The Traditional Approach
Automating Project Management using software is not new. In fact, MS Project was first published in 1984, followed by a range of tools imitating its form and function. Used in conjunction with other office tools such as Word and Excel, projects were (and still are) managed successfully by generations of project managers.
When dissecting these tools into their building blocks, one finds the following:
Mission: The general purpose of the project and any related technical detail are usually documented in Word. PowerPoint may be used to present illustrations and other graphical data, further clarifying the mission (not to be confused with detailed product spec., not discussed here).
Tasks: Mission is accomplished through completing tasks, defined by their Name, Start-Date, (expected) DURATION, and the person assigned with the TASK. Hierarchy is used further to structure the project (sub-tasks etc.)
Team Members: Assigned with TASKs.
Milestones: These are key target dates set for the project (partial completion, final delivery, etc.).
Resource Tracking: Based on the above structure, resources dedicated to the project, mainly in the form of man-week work, can be summarized and presented as the basis of the implied budget requirements.
All these components are arranged as lists, then translated and presented in a timeline-based form, also known as GANT.
As project complexity increases, additional needs develop, and more sophisticated versions of Project Management software are needed. Links to corporate data, additional hierarchy levels, and team sharing tools improve managers’ ability to cope with problems hitting the project.
Typical GANT Presentation:
Why do we need something else?
Project management is a rapidly changing field, as the methods used to implement the required features change and introduce new needs. The change is especially evident in software development, where recent projects abandoned the ‘waterfall’ approach and adopted the more efficient Agile and Scrum methods. These methods are characterized by the following:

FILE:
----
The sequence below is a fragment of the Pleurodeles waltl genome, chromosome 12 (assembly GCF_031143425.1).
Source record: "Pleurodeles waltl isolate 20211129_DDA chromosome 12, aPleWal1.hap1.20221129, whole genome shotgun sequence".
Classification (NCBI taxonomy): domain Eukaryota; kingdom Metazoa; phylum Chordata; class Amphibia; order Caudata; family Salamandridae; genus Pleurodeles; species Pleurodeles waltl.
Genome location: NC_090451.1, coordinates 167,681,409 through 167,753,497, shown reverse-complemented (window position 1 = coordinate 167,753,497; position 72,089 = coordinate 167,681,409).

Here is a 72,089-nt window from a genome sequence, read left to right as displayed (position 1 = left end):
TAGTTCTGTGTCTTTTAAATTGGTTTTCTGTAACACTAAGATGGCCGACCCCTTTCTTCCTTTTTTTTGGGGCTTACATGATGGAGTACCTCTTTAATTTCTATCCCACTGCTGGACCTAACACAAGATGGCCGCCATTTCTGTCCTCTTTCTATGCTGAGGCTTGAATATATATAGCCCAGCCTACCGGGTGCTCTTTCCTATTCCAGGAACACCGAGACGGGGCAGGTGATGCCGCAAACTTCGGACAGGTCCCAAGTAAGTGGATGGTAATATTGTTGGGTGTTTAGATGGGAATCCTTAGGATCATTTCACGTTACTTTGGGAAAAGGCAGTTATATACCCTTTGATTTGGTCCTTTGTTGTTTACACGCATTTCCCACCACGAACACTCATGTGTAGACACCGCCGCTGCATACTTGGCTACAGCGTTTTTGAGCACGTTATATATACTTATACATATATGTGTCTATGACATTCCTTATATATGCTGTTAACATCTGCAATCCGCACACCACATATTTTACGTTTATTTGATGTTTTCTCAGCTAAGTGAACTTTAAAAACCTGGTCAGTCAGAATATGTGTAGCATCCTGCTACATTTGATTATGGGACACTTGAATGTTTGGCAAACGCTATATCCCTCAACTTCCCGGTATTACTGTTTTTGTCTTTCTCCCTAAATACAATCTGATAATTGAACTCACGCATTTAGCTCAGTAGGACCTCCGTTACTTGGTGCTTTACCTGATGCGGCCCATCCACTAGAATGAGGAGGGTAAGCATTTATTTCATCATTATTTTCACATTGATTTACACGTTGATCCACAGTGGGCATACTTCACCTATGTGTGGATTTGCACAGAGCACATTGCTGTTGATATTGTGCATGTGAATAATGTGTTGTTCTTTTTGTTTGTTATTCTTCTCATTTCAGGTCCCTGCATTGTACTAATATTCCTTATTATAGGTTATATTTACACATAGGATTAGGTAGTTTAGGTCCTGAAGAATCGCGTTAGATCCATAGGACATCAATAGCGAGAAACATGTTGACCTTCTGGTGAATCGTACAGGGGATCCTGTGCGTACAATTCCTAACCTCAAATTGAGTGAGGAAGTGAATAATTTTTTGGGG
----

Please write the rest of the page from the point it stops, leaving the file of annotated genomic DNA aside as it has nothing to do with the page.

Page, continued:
- A short (week or two) implementation runs followed by an immediate analysis and feedback actions
- Extensive inter-team communications needs, result from the rate by which tasks are defined and implemented
The traditional GANT, in this case, fails to meet the need as it is geared towards a longer, multi-step process spanning over months. A GANT describing a two-week process looks simplistic and typically will be ignored. A more intuitive and efficient tool for managing such runs is the Kanban board, in which tasks are mainly grouped into states and using colors assigned to teams or individuals. Canavan boards have become the primary presentation tool in weekly meetings of today’s software teams, and their electronic version is now the cornerstone of modern project management tools. A typical Kanban board:
The new Project Management solutions
A range of new applications was introduced in response to the new need, offering automation and enhanced presentation of the Kanban and related processes. Among those, you may find the following, considered leading the trend: